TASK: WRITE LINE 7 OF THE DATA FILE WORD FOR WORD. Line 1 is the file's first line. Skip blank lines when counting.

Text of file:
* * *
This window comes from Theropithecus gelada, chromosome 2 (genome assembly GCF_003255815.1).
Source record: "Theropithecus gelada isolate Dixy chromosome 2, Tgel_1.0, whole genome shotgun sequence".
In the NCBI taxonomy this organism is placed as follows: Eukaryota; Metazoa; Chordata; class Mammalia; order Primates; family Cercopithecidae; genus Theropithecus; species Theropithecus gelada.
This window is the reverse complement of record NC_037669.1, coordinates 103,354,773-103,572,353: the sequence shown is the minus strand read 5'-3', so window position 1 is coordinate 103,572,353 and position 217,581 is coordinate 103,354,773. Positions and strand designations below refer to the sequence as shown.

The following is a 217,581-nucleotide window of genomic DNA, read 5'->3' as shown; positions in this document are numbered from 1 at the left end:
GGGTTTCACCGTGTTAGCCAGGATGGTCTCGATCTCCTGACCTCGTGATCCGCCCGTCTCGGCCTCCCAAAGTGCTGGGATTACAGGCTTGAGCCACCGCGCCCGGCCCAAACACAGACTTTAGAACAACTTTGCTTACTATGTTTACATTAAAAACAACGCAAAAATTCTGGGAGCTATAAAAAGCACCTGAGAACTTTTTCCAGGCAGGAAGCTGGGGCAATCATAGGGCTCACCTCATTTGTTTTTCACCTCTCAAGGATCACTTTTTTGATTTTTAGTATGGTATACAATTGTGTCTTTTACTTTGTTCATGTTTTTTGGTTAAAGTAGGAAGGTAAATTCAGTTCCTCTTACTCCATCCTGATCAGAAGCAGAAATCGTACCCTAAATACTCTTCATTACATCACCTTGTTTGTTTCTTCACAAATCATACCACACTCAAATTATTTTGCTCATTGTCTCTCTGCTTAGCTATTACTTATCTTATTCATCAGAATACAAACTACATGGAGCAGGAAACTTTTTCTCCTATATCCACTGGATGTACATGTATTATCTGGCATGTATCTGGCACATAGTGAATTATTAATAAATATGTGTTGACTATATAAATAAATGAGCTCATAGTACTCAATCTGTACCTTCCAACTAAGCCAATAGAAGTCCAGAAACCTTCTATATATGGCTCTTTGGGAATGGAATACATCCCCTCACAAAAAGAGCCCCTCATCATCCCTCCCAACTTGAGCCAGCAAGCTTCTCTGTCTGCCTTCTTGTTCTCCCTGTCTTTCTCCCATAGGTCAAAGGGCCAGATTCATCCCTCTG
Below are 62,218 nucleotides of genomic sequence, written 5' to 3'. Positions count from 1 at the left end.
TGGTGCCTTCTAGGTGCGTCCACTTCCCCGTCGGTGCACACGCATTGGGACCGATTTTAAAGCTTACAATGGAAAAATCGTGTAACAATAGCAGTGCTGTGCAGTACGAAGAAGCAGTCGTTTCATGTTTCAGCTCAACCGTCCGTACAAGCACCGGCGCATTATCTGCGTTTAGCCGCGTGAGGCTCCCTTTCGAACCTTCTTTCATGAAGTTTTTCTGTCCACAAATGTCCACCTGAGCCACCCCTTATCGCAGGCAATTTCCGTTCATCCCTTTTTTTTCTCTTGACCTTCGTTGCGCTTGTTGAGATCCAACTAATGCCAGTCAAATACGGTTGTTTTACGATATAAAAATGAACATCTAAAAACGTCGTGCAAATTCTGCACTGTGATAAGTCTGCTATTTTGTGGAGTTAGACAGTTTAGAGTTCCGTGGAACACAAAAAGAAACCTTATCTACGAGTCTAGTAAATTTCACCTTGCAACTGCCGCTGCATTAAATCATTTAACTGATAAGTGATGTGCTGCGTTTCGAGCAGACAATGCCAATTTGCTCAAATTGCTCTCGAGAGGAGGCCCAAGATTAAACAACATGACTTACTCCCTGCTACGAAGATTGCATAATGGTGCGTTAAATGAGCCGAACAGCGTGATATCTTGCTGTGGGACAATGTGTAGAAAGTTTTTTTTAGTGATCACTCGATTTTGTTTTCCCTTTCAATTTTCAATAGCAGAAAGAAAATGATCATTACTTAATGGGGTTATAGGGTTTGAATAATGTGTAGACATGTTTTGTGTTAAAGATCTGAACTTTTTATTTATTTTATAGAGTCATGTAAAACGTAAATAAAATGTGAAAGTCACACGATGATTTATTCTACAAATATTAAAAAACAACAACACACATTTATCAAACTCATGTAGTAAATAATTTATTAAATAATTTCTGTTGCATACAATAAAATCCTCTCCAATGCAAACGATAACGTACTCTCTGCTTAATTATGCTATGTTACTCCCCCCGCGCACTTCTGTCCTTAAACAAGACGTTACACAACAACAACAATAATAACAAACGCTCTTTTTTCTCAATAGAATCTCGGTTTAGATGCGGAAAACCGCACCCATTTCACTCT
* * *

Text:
Below are 62,218 nucleotides of genomic sequence, written 5' to 3'. Positions count from 1 at the left end.